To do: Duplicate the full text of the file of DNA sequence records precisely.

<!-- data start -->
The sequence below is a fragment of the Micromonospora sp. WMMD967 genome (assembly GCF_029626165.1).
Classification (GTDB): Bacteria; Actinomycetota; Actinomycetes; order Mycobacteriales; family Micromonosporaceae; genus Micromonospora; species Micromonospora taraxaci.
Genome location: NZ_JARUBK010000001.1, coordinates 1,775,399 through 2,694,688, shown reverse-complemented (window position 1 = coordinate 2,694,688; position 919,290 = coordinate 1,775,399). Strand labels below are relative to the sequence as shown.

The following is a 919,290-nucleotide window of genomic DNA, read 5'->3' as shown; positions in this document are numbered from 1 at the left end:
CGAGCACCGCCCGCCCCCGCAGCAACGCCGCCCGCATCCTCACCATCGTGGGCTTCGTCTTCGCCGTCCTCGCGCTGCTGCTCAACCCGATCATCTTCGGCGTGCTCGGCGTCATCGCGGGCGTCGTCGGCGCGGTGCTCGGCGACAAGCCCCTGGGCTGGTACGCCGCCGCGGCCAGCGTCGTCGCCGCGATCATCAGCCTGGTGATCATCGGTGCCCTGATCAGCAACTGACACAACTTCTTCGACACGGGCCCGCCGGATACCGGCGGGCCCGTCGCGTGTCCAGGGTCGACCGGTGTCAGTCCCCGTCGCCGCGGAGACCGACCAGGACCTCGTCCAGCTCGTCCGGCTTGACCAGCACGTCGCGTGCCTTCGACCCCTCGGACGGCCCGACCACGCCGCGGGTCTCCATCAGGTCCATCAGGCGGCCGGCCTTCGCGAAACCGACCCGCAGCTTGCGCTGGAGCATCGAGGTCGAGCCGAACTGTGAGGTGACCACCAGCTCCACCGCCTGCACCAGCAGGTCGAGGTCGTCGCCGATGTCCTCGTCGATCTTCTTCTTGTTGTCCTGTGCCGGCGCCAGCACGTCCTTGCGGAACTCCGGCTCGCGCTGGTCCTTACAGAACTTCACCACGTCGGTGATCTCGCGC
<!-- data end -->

The sequence below is a fragment of the Micromonospora sp. WMMD967 genome (assembly GCF_029626165.1).
Classification (GTDB): Bacteria; Actinomycetota; Actinomycetes; order Mycobacteriales; family Micromonosporaceae; genus Micromonospora; species Micromonospora taraxaci.
Genome location: NZ_JARUBK010000001.1, coordinates 1,775,399 through 2,694,688, shown reverse-complemented (window position 1 = coordinate 2,694,688; position 919,290 = coordinate 1,775,399). Strand labels below are relative to the sequence as shown.

The following is a 919,290-nucleotide window of genomic DNA, read 5'->3' as shown; positions in this document are numbered from 1 at the left end:
CGAGCACCGCCCGCCCCCGCAGCAACGCCGCCCGCATCCTCACCATCGTGGGCTTCGTCTTCGCCGTCCTCGCGCTGCTGCTCAACCCGATCATCTTCGGCGTGCTCGGCGTCATCGCGGGCGTCGTCGGCGCGGTGCTCGGCGACAAGCCCCTGGGCTGGTACGCCGCCGCGGCCAGCGTCGTCGCCGCGATCATCAGCCTGGTGATCATCGGTGCCCTGATCAGCAACTGACACAACTTCTTCGACACGGGCCCGCCGGATACCGGCGGGCCCGTCGCGTGTCCAGGGTCGACCGGTGTCAGTCCCCGTCGCCGCGGAGACCGACCAGGACCTCGTCCAGCTCGTCCGGCTTGACCAGCACGTCGCGTGCCTTCGACCCCTCGGACGGCCCGACCACGCCGCGGGTCTCCATCAGGTCCATCAGGCGGCCGGCCTTCGCGAAACCGACCCGCAGCTTGCGCTGGAGCATCGAGGTCGAGCCGAACTGTGAGGTGACCACCAGCTCCACCGCCTGCACCAGCAGGTCGAGGTCGTCGCCGATGTCCTCGTCGATCTTCTTCTTGTTGTCCTGTGCCGGCGCCAGCACGTCCTTGCGGAACTCCGGCTCGCGCTGGTCCTTACAGAACTTCACCACGTCGGTGATCTCGCGC